Magnus Cathedral, Kirkjubour

From THE CATHEDRAL and other Historic Relics at KIRKJUBOUR.
Published by Foroya Fornminnissavn. 1989
Simon V. Arge is credited as the author of the first article in the booklet. Translated by Shiela Arnskov.

Magnus Cathedral

It is commonly believed that it was Erlendur - bishop in Kirkjubour from 1269 to 1308 - who started the build­ing of the big cathedral, the Gothic cathedral, which would be a credit to the bishopric. This, however, along with so much else to do with Kirkjub0ur, cannot be proved with certainty. This magnificent building was perhaps never completed. It is likely that it was built at the end of a prosperous period both for the state and church in Norway - about 1300. After this there were bad times, and that can have affected the church in the Faroes. It is said that the Faroese rebelled against the bur­den of heavy taxes and work that the building of the church laid on them. If this is true, it indicates the impos­sible economic conditions for embarking on such an enormous building project in this little country.

The style of the building is from the best period of Gothic architecture. The characteristics of the style point to West Norwegian church building from around 1300 -thus contemporary with Erlendur. Sculptures and vari­ous ornamentation that decorate the cathedral are of such a high standard that craftsmen from abroad, with special skills, must have been involved - along with Faroese. Probably this foreign work force came from places where similar buildings were being built at that time. The cathedral at Kirkjubour has often been likened to the Gothic choir in the cathedral in Stavangerin Nor­way, which was built after the fire in 1272. The same resemblances in style and ornamentation are also found, for example, in churches from this period in Britain.

The main part of the cathedral is a simple rectangle, 26.5x10.75 m on the outside, in which the choir is in continuation of the nave. The height of the walls is 9 m, which is probably the full height. At the east end of the north side, there is an adjoining building, 9.8x5.6 m, which is often called «The Nuns' Cloister». It seems un­likely that the walls in this building are at their full height. It may be that they are the lower part of what was to be a tower in the choir.

In the west end there is a 7 m high and about 2 m wide opening, which has been intended as a portal into the church from the tower which was to be built there. Marks indicating the addition of the tower can be seen in the wall.

The walls, which are 1.6 m thick, are made of basalt. They are double walls in which both the interior and ex­terior walls are made with the smooth side outwards. Be­tween the layers is a filling of small stones and sand and shells. Bits of stone in various sizes act as wedges and fill­ing between the building stones. Where the original stonework is preserved, these small stones are so close together that no mortar is visible. The mortar used was a mixture of burned animal bones, the shells of mussels or other shell fish and shell sand, this was slaked with water to form slaked lime. For the masonry round windows and portals and other specially worked stone, a softer, more porous stone has been used.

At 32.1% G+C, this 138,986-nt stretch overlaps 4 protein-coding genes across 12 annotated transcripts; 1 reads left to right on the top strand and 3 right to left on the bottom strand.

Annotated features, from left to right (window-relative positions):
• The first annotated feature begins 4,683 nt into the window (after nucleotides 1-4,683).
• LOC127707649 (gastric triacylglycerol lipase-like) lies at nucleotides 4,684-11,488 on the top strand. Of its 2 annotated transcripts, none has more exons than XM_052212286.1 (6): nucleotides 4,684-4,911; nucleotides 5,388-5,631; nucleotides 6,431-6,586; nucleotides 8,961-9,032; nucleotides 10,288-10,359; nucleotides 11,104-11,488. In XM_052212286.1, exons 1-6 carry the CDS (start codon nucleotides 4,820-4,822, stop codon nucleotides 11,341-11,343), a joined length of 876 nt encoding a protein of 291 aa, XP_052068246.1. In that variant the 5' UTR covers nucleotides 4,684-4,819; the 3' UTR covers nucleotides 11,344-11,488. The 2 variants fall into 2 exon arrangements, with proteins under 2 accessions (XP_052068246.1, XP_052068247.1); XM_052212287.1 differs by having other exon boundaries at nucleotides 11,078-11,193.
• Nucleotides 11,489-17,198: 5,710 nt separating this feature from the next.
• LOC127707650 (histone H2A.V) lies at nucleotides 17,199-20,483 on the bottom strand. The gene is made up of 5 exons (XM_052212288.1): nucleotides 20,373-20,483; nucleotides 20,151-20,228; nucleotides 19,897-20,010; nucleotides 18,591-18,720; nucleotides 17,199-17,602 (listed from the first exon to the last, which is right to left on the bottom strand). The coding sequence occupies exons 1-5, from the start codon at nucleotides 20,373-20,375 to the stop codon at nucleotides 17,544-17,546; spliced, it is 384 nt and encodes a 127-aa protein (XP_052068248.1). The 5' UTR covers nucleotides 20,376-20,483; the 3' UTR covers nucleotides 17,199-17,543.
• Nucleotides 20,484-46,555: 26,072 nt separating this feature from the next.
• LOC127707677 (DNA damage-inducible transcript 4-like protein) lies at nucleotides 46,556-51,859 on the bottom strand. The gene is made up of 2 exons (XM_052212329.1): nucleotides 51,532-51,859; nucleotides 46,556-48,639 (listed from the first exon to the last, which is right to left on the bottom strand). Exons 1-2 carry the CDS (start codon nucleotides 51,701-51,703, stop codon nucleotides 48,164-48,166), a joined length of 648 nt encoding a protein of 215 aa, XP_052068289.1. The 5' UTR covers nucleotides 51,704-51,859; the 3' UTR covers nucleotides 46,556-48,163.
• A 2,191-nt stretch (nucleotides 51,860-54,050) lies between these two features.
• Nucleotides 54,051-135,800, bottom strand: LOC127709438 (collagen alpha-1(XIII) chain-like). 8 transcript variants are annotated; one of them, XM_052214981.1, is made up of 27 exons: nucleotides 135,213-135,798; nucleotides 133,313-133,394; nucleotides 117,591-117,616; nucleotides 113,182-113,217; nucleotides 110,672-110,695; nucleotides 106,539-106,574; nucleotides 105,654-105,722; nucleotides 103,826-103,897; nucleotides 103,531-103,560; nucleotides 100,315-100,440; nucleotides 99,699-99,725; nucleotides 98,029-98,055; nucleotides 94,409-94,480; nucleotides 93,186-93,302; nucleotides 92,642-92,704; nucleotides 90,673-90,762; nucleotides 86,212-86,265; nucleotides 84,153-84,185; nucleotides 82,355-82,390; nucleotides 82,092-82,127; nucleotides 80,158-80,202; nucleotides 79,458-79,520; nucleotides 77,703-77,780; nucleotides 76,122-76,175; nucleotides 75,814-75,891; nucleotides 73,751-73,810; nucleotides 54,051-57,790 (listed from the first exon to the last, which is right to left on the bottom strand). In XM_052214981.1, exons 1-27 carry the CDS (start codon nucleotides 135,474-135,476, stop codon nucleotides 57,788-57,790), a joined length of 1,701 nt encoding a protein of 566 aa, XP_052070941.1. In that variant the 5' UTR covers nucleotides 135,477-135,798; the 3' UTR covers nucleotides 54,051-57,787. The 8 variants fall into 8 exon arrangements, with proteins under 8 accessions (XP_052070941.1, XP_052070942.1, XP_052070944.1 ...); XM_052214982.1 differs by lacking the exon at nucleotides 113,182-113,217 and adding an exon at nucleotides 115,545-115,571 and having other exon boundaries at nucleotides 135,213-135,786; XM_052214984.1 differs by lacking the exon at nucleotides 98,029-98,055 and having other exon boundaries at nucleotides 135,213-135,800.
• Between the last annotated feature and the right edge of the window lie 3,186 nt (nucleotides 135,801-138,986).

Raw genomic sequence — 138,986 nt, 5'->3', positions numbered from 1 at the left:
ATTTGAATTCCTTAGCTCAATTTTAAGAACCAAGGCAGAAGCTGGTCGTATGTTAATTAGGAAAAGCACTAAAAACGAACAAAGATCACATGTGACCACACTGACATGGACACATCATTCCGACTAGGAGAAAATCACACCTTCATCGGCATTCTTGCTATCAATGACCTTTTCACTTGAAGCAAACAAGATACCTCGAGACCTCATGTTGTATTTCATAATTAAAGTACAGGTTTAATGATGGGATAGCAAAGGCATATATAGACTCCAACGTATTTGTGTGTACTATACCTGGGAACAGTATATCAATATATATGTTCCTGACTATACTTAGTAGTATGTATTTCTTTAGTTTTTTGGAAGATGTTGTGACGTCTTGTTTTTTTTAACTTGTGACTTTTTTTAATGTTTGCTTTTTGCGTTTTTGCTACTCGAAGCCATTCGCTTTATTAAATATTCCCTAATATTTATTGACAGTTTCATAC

High up on the walls there are corbels for six arches to rest on. The two innermost arches of the choir were to be supported by the capitals on pilasters, the arches in the nave by corbels. On the inside of the southern wall, where there is most ornamentation, the transition from the choir to the nave is clearly seen. The window openings are more ornamented in the choir than in the nave and they are placed half a meter higher. The choir floor must have been intended to be a few steps higher than that in the nave.
It is probable that the arches in the annex on the north side were completed and that this building was roofed. Much still remains of these arches. In the north wall there is a door opening into a room which has a spiral staircase in the wall. The floor in this room is paved with small flat stones - probably as a foundation for the floor that was to be laid later. The place of the altar has been found under the east wall - the only sign at all of an altar in the building. This room probably served as a chapel.
In 1772 there was a great avalanche at Kirkjubour. It fell on the village, and the north-east corner of the cathedal was crushed in. It is possible that the arches in the side building fell at the same time. It is apparent that the north-east corner has been reconstructed - this was probably done after the avalanche.

Soapstone relief in the choir wall, behind which the reliquary was found. Under the triple arch are Christ on the cross, on his left the Virgin Mary, and on the right John the Baptist (or Mary Magdalene). The twisted figure of Christ and the form of the cross are characteristic of Norwegian style in 1300-1350. The surrounding text says that relics of Saint Magnus are inside. On a long narrow stone under the relief and forming a part of it, the text says that relics have come from the grave of Saint Tollak. The cathedral is called Magnus Cathedral.


It seems that the above account was written by Simon V. Arge who was known for his antipathy towards the idea of any Irish involvement in Faroese Christianity. In the entire booklet on Kirkjubour there is no mention of St Brendan, except the depiction of Brandansvik on the map.